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C-reactive protein point-of-care testing in acutely ill children: a mixed methods study in primary care
  1. Ann Van den Bruel1,
  2. Caroline Jones1,
  3. Matthew Thompson1,2,
  4. David Mant1
  1. 1Nuffield Department of Primary Care Health Sciences, University of Oxford, Oxford, UK
  2. 2Department of Family Medicine, University of Washington, Seattle, Washington, USA
  1. Correspondence to Dr Ann Van den Bruel, Nuffield Department of Primary Care Health Sciences, New Radcliffe House, Radcliffe Observatory Quarter, Woodstock Road, Oxford OX2 6GG, UK; ann.vandenbruel{at}phc.ox.ac.uk

Abstract

Background Point-of-care C-reactive protein (CRP) testing of adults with acute respiratory infection in primary care reduces antibiotic prescribing by 22%. The acceptability and impact of CRP testing in children is unknown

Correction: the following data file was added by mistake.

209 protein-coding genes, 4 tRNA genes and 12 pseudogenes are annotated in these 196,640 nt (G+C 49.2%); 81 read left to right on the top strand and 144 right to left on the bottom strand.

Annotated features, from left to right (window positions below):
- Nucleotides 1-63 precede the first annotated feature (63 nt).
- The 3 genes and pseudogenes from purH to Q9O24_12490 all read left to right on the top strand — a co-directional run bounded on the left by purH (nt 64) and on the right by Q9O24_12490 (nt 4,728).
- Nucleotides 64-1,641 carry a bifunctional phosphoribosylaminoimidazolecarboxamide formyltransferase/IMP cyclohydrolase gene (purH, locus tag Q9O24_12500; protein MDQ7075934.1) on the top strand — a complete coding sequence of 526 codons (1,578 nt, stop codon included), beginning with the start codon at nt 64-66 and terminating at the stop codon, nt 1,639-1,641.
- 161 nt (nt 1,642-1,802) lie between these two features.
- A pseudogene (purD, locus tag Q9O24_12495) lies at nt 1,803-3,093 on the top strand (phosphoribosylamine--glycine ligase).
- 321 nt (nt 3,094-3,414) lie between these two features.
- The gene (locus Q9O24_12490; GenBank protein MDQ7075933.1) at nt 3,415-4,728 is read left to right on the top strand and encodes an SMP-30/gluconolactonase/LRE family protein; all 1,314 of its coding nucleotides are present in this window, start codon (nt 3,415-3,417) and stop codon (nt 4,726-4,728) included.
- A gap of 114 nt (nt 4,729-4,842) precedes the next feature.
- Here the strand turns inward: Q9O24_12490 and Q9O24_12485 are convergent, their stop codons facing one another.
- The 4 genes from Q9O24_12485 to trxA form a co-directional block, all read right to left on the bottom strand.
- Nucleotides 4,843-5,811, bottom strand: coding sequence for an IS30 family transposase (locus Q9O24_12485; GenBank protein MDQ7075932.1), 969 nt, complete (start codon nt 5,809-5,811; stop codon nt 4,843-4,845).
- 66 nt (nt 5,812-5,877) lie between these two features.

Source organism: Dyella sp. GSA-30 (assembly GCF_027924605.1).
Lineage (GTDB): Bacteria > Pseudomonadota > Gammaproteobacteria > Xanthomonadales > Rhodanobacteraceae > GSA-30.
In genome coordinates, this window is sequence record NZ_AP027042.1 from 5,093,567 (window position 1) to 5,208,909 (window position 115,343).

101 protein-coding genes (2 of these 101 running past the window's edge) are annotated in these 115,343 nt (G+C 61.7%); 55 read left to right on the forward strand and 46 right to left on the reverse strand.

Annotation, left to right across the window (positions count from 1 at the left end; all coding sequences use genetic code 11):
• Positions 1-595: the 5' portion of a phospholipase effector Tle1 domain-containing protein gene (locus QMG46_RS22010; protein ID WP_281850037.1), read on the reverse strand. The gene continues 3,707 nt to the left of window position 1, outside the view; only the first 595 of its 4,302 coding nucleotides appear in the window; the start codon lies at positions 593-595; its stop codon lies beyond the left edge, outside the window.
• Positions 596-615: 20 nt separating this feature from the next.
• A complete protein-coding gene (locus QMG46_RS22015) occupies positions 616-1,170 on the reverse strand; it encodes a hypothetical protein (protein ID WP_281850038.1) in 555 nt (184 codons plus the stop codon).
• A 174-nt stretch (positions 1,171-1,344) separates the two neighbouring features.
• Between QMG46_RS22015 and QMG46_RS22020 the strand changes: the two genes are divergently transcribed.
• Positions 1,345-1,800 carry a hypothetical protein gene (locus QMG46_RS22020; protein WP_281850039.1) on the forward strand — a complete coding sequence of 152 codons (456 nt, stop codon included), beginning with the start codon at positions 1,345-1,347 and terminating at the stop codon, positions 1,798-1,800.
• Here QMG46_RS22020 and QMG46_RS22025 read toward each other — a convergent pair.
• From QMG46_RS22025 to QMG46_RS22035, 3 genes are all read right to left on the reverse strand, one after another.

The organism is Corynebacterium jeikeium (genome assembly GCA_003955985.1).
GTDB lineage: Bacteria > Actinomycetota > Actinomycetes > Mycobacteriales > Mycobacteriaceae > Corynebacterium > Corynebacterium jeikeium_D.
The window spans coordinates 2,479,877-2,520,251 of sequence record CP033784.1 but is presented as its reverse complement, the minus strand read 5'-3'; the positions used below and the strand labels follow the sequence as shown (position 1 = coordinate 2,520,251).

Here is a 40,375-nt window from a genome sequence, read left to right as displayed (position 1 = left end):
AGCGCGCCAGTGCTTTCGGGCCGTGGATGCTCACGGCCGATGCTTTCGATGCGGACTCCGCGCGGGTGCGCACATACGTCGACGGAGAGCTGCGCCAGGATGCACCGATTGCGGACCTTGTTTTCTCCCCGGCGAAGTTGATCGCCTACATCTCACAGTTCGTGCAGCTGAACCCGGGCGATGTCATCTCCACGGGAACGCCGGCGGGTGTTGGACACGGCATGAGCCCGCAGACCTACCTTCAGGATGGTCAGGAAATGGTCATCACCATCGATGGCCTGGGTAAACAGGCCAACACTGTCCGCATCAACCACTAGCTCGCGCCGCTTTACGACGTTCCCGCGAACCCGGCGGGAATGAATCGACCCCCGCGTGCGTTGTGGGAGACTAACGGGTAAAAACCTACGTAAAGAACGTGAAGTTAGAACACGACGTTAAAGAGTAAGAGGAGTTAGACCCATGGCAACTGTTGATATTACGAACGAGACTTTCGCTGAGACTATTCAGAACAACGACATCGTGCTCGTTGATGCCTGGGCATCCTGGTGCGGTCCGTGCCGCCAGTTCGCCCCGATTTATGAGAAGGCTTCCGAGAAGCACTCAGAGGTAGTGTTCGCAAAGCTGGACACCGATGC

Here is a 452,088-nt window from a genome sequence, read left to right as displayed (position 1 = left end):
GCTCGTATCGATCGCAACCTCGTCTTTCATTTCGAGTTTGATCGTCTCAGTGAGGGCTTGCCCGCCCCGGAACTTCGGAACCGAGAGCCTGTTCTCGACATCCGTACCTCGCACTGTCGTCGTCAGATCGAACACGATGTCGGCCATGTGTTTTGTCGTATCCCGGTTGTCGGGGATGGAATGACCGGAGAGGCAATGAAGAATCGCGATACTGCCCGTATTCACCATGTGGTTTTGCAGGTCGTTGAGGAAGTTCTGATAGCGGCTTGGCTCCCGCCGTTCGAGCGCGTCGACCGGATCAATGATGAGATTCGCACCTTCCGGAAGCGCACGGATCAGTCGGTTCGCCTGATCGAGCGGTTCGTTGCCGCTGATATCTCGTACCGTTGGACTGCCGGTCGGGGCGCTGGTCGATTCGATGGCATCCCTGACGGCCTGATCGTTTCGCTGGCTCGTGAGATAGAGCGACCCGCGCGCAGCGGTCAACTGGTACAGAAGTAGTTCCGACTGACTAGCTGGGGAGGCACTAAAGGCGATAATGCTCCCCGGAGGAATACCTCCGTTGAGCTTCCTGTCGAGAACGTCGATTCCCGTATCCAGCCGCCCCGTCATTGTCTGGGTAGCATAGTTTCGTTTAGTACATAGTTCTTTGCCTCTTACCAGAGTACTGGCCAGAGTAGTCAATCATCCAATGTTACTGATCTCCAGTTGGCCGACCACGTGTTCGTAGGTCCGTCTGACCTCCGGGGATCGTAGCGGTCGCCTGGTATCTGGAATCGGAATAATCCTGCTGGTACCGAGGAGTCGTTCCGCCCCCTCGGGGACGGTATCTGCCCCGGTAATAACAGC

Objective To determine the acceptability and impact of CRP testing in acutely ill children.

Design Mixed methods study comprising an observational cohort with a nested randomised controlled trial and embedded qualitative study.

Subjects and setting Children presenting with an acute illness to general practice out-of-hours services; children with a temperature ≥38°C were randomised in the nested trial; parents and clinical staff were invited to the qualitative study.

Main outcomes Informed consent rates; parental and staff views on testing.

Results Consent to involvement in the study was obtained for 200/297 children (67.3%, 95% CI 61.7% to 72.6%); the finger-prick test might have been a contributory factor for 63 of the 97 children declining participation but it was cited as a definite factor in only 10 cases. None of the parents or staff raised concerns about the acceptability of testing, describing the pain caused as minor and transient. General practitioner views on the utility of the CRP test were inconsistent.

Conclusions CRP point-of-care testing in children is feasible in primary care and is likely to be acceptable. However, it will not reduce antibiotic prescribing and hospital referrals until general practitioners accept its diagnostic value in children.

Trial registration number ISRCTN 69736109.

  • General Paediatrics
  • Health Service
  • Infectious Diseases
  • Outcomes research
  • Technology

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